Pride month and mental health

June is International Pride Month. All across the globe, lesbian, gay, bisexual, transgender and queer/questioning (LGBTQIA+) individuals gather with their allies and community to celebrate their identities while also recognizing and bringing awareness to the struggles they still face.

How does mental health impact the LGBTQIA+ Community?

We cannot support mental health wellness without recognizing that certain populations face more negative mental health outcomes due to prejudices and other biases that they may experience from their families, workplaces, schools, or other community members. As mental health providers, it is our responsibility to bring awareness to the mental health conditions that impact the LGBTQIA+ community and the stigma that often prevents them from seeking treatment and support they need to get better.

LGBTQIA+ individuals are almost 3 times more likely than others to experience a mental health condition such as major depression or generalized anxiety disorder. The fear of coming out and/or being discriminated against due to their sexual orientation or gender identity can lead to depression, post-traumatic stress disorder, thoughts of suicide and substance use/misuse. Rates of mental health conditions are particularly high in bisexual and questioning individuals and those who fear or choose not to reveal their sexual orientation or gender identity.


The LGBTQIA+ community is also at a much higher risk for suicide due to the lack of support they encounter as well as harassment and co-occurring mental health and substance use disorders.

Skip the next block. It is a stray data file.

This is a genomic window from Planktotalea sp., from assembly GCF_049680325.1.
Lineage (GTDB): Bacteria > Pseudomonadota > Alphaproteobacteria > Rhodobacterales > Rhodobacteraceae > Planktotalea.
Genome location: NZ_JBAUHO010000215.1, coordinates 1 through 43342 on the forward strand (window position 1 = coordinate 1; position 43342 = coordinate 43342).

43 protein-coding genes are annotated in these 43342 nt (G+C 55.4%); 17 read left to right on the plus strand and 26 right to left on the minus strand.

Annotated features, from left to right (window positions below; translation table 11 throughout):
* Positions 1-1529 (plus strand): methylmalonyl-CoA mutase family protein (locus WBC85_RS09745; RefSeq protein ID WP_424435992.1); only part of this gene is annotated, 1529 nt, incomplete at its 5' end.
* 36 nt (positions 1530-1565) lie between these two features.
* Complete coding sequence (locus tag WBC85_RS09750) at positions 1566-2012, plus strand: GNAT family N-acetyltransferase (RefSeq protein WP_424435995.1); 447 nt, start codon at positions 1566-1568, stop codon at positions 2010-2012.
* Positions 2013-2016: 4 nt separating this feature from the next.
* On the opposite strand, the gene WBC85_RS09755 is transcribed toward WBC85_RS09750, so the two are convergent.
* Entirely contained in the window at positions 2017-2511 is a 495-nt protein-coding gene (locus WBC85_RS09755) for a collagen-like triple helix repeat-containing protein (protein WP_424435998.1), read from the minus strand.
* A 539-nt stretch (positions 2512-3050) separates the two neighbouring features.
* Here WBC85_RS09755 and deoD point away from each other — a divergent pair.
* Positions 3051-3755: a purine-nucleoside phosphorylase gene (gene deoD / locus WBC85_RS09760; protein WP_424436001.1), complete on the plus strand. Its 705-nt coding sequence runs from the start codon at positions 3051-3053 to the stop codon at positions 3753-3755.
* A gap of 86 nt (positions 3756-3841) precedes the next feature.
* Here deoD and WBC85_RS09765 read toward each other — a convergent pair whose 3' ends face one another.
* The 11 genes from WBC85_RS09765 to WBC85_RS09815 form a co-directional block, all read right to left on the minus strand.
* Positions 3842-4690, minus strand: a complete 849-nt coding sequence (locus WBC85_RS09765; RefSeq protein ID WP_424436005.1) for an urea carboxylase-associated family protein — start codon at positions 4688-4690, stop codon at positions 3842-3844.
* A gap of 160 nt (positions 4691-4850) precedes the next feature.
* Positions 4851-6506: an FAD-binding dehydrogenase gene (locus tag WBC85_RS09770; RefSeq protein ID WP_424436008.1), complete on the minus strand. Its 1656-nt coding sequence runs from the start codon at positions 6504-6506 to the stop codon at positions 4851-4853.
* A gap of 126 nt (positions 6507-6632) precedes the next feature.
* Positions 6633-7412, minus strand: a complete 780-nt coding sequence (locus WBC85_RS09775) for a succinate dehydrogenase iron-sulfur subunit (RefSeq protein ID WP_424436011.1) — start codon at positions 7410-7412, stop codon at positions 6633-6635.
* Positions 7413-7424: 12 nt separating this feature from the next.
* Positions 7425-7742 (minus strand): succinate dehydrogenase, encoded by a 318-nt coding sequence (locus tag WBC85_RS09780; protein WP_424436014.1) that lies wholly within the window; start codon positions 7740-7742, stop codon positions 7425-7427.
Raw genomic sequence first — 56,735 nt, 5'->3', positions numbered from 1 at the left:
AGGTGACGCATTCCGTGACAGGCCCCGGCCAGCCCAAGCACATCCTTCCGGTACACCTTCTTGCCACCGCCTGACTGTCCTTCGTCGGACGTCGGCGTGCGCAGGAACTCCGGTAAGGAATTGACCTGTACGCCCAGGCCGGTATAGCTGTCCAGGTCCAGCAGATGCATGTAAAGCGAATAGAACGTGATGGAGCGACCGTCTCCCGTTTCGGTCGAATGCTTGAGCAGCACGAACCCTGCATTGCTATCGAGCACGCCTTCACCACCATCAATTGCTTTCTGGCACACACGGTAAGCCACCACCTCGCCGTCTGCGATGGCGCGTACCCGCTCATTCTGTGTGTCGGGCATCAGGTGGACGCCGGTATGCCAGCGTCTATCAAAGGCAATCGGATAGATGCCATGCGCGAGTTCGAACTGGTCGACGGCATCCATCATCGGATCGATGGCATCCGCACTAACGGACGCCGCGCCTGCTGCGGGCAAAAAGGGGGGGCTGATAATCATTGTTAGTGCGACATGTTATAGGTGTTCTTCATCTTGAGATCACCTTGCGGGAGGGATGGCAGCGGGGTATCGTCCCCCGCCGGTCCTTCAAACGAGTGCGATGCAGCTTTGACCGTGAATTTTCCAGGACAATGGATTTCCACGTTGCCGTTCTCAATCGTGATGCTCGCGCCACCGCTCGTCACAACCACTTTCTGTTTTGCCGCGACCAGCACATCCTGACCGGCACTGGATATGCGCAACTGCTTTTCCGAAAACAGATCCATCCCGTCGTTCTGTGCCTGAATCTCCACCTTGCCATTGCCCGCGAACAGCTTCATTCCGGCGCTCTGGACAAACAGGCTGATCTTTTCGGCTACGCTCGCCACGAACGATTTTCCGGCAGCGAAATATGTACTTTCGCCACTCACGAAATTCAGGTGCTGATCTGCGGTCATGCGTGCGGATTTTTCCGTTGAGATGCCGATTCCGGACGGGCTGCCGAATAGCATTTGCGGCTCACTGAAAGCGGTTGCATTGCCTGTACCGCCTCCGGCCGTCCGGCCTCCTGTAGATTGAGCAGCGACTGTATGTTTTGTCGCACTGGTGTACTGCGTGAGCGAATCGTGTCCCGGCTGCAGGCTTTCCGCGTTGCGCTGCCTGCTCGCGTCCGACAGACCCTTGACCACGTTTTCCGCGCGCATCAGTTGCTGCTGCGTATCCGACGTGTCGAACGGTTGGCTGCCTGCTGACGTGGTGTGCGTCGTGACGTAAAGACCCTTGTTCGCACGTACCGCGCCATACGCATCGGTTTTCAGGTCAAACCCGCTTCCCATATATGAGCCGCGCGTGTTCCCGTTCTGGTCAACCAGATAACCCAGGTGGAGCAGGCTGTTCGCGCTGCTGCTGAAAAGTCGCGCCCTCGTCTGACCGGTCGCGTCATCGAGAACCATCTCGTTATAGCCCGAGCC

For LGBTQ people aged 10–24, suicide is one of the leading causes of death.

LGBTQ youth are 4 times more likely and questioning youth are 3 times more likely to attempt suicide, experience suicidal thoughts or engage in self-harm than straight people.

Between 38-65% of transgender individuals experience suicidal ideation (

Family support can play a very important role in impacting the likelihood of suicide. Individuals who faced rejection by their family after coming out to their family were eight times more likely to have attempted suicide than someone who was accepted by their family.


LGBTQIA+ teens are six times more likely than their peers to experience symptoms of depression. This may be due to young people facing higher levels of fear and prejudice in school, with friends, in their communities and at home.

According to the Gay, Lesbian and Straight Education Network’s (GLSEN) National School Climate Survey, 63% of LGBTQIA+ middle and high school students in Virginia experienced at least one form of discrimination at school during the past year.

Finding a Provider

For anyone seeking help with a mental health concern, it is important to seek help and find a provider that takes into account your own personal experiences and how they affect your mental health. It is important to find a mental health provider you can trust so you can be open and safe. Come with questions you want to ask so that you can be better prepared to share your concerns.

After your initial visit, think about the experience. Did the provider seem at ease with you? Did you feel at ease with them? Did they talk to you openly about your sexuality or gender identity? Did you feel comfortable speaking with them about your sexuality or gender identity? It is ok to meet with multiple providers before choosing one that you feel comfortable with!

Tips for talking to your provider

  • If you feel comfortable, come out when you meet with your provider.
  • Ask questions about the provider’s experience working with LGBTQIA+ people
  • Be confident about disclosing relevant information about your sexual orientation and/or gender identity
  • Be open about your thoughts and feelings of depression, suicide, anxiety, fear and self-harm